|Question: What are some financing options for selling my business?|
Several financing options are available to you and the buyer of your business. The financing methods you consider and ultimately choose will be affected by many factors, including the identity of the buyer (e.g., family member, corporate entity, unrelated third party), the purchase price, and your own cash needs, tax considerations, and flexibility.
In addition to accepting a lump-sum cash payment from your buyer (which may require the buyer to obtain a loan), you might choose to act as creditor and finance the transaction by accepting installment payments over a specified period of time. Although financing the sale yourself may make the business easier to sell, it will likely cause you to remain concerned about its continued success. Remember to put your agreement in writing and include a reasonable interest rate. Otherwise, there could be unexpected income and gift tax consequences.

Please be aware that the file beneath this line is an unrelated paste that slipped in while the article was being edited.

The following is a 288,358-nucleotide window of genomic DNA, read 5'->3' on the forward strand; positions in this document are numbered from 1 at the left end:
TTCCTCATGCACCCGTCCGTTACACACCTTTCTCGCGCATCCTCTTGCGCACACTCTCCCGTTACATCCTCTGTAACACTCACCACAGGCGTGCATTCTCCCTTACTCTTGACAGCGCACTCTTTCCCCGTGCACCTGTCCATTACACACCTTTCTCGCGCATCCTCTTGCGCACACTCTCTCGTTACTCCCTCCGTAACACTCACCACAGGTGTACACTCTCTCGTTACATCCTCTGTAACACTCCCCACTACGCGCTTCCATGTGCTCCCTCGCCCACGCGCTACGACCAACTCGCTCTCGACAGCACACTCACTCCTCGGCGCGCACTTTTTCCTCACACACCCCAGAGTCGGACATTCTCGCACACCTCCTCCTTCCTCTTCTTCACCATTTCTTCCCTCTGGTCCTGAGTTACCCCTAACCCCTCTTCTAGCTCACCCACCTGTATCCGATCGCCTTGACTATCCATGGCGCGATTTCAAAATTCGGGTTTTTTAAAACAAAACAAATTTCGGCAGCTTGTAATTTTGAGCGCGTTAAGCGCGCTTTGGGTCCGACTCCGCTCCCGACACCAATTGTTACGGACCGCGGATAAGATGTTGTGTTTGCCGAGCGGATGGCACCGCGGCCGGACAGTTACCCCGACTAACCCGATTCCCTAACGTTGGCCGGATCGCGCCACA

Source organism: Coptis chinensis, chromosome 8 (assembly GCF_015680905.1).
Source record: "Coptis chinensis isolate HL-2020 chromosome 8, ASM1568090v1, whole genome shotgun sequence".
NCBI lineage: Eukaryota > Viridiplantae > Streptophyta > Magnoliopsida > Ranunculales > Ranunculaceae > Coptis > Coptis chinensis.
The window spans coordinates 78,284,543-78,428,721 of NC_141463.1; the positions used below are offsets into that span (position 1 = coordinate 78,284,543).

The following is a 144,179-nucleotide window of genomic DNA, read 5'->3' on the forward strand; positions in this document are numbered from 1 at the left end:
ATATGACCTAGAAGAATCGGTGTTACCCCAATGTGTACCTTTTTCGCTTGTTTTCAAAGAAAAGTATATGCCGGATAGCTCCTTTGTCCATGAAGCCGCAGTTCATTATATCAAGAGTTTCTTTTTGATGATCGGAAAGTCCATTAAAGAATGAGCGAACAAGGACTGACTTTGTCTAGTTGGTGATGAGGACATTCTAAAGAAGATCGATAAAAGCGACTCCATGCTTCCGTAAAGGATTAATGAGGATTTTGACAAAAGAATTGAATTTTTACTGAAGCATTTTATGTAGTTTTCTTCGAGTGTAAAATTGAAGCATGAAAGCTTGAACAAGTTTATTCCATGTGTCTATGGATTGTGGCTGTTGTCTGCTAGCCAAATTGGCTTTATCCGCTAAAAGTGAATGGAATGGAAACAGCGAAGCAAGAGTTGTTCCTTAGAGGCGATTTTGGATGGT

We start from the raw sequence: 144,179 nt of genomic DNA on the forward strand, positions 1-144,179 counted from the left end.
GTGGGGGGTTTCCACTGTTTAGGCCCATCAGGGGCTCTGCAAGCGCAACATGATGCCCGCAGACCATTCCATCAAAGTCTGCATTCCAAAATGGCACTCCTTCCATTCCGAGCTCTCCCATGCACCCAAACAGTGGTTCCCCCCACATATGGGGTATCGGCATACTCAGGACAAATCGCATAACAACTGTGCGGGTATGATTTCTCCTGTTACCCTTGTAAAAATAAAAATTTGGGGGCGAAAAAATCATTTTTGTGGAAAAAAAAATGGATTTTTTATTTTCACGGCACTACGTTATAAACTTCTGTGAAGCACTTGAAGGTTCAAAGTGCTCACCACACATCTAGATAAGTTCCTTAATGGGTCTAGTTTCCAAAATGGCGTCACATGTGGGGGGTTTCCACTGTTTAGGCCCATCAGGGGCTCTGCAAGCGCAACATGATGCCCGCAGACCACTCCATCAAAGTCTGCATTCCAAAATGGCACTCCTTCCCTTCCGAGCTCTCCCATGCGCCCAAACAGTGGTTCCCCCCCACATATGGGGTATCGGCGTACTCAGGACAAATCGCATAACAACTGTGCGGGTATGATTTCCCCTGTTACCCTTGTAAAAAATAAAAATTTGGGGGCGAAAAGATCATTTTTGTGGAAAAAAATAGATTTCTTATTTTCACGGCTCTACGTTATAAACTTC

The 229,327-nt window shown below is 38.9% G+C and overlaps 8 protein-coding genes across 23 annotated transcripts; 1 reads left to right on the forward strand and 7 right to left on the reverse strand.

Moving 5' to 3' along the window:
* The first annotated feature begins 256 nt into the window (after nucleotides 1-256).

If the buyer of your business is a corporation, you may agree to engage in a tax-free stock swap, whereby you receive stock in the acquiring corporation in exchange for your business. In this case, specific tax guidelines must be followed. In addition, securities regulations may require you to hold the stock of the acquiring company for a specified length of time, and may require the filing of a registration statement with respect to the stock of the acquiring corporation before such stock can be resold. You may also be able to contribute your business to a partnership in exchange for partnership interests on a tax-free basis.
Financing your sale with a private annuity or a self-canceling installment note can provide you with an income stream for the rest of your life and certain tax advantages during your lifetime. A private annuity is most often used in sales between family members. A private annuity cannot be secured by a note or collateral without losing its favorable income tax treatment.
Before choosing a financing option for the sale of your business, talk to your financial and/or tax advisor. The method you choose could have an impact on your estate planning, as well as your current and future tax liability.